Tuesday 14 March 2023

The SEA CLOUDS still welcome in the heart of Venice

Our Sea Cloud ships will once again steer a course for the historic center of Venice this year. Unlike large international cruise ships, the windjammers from Sea Cloud Cruises are still permitted to dock in the heart of the lagoon city. In 2021, the Italian government refused access to the vast majority of cruise liners. The only exceptions are ships like our traditional Sea Cloud Cruises tall ships, which match the backdrop of the medieval trading town.

The Sea Clouds will head to Venice a good dozen times this summer. Our guests on board are among the few travelers who will be able to enjoy a direct view of the unique old town from the waterside. SEA CLOUD CRUISES' windjammers are among the few ships allowed to pass through the Giudecca Canal in front of St. Mark's Square.

Like Venice, more and more port cities along the Mediterranean are reacting to an influx of mass tourism from the sea. Dubrovnik was the first to take measures four years ago, and since then, a maximum of just two large cruise ships have been allowed to dock there per day. A similar regulation is in place in Barcelona and, since the beginning of this year, Palma de Mallorca. This trend has now reached the Caribbean. From mid-April, the tiny island of Bonaire will only admit one ship carrying no more than 700 passengers per day into the port to prevent being overrun by visitors.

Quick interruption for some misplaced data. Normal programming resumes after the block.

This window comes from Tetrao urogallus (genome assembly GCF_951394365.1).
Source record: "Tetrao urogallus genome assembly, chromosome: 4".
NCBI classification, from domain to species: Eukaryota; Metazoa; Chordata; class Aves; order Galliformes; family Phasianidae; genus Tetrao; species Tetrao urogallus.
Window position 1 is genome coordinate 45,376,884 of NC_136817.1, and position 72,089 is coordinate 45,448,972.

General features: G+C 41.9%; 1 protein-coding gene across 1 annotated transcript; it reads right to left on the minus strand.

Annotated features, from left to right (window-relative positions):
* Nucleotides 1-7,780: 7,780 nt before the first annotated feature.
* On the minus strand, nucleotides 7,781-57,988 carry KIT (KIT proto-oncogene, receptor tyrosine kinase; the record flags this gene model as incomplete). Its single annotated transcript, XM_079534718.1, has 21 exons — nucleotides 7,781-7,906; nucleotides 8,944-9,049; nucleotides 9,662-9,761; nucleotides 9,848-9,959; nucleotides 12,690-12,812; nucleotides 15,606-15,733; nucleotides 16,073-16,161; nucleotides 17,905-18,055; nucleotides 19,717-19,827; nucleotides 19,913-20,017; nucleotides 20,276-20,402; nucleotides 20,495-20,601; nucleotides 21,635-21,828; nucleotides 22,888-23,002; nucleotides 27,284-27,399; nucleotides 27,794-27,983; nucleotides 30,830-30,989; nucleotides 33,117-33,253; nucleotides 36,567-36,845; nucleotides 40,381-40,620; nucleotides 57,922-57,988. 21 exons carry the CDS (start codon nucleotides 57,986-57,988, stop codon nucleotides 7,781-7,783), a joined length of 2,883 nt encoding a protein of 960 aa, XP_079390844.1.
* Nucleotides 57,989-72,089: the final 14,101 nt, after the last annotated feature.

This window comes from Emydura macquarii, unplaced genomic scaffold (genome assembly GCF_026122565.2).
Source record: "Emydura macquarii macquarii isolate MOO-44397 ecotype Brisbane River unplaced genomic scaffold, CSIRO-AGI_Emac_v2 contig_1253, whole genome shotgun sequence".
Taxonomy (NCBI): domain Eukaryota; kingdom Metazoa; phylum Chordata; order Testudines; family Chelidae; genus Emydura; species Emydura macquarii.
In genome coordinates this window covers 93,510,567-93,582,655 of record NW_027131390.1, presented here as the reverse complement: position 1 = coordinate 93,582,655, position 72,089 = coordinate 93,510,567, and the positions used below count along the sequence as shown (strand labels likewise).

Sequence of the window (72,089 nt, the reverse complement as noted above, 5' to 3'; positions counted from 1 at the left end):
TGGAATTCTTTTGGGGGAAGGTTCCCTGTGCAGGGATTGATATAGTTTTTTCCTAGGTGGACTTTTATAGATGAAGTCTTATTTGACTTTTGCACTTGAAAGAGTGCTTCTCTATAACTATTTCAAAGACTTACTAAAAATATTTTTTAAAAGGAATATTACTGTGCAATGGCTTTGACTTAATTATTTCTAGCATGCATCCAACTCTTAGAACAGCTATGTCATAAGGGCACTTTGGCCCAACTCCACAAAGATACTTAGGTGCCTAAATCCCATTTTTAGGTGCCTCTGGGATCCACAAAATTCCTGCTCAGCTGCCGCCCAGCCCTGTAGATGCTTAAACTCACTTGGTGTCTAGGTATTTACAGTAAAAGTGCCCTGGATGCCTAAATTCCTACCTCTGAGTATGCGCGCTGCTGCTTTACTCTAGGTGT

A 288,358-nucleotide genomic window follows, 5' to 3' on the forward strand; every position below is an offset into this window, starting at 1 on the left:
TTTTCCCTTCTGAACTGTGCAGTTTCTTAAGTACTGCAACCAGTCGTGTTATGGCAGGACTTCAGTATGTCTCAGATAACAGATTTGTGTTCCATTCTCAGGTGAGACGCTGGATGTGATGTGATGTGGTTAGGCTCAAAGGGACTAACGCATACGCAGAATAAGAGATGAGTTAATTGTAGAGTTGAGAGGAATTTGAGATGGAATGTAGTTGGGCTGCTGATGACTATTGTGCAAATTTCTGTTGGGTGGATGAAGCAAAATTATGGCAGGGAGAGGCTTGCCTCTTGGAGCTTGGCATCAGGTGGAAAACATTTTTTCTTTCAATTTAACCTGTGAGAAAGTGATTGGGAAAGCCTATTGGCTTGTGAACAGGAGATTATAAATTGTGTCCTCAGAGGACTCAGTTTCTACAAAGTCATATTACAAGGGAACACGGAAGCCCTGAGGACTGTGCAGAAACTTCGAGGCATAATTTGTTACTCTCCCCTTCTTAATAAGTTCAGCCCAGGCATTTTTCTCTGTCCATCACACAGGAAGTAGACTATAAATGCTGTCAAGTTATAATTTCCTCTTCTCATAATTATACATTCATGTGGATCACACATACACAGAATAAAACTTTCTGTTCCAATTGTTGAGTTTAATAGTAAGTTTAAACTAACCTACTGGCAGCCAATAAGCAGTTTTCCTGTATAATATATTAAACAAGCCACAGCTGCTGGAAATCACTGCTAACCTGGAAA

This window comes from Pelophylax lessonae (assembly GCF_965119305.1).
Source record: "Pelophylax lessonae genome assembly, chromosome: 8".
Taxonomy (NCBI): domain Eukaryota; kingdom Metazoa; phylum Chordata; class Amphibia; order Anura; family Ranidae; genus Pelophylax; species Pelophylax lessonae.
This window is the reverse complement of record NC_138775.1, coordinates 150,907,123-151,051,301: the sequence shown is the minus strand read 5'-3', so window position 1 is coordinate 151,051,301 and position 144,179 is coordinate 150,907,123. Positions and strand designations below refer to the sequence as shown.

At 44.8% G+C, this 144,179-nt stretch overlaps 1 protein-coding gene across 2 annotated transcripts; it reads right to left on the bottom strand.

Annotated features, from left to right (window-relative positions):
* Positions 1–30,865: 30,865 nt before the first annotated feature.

Sea Cloud Cruises has been committed to the principles of soft tourism for more than 40 years. Its philosophy includes respectfully treating the people, their culture, and nature in the regions it visits. An example is the good relationship maintained by Sea Cloud Cruises for many years with Venice's city and port authorities. Tall ships are also welcome there because their magnificent appearance enhances the city ambiance. The shipping company was one of the few cruise operators to support Venice after the flood disaster in 2019.

To protect the old town, which stands on thousands of wooden posts in its lagoon, the Italian government also severely restricted shipping traffic there after the disaster. Cruise liners measuring over 180 m (590 ft) in length may only sail into the industrial port of Marghera on the mainland via the Canale dei Petroli on the western edge of the lagoon, which is intended for oil tankers.

Reservations: Landmark Travel, (02) 99 77 71 00, gerd@landmarktravel.com.au

For more information visit www.seacloud.com

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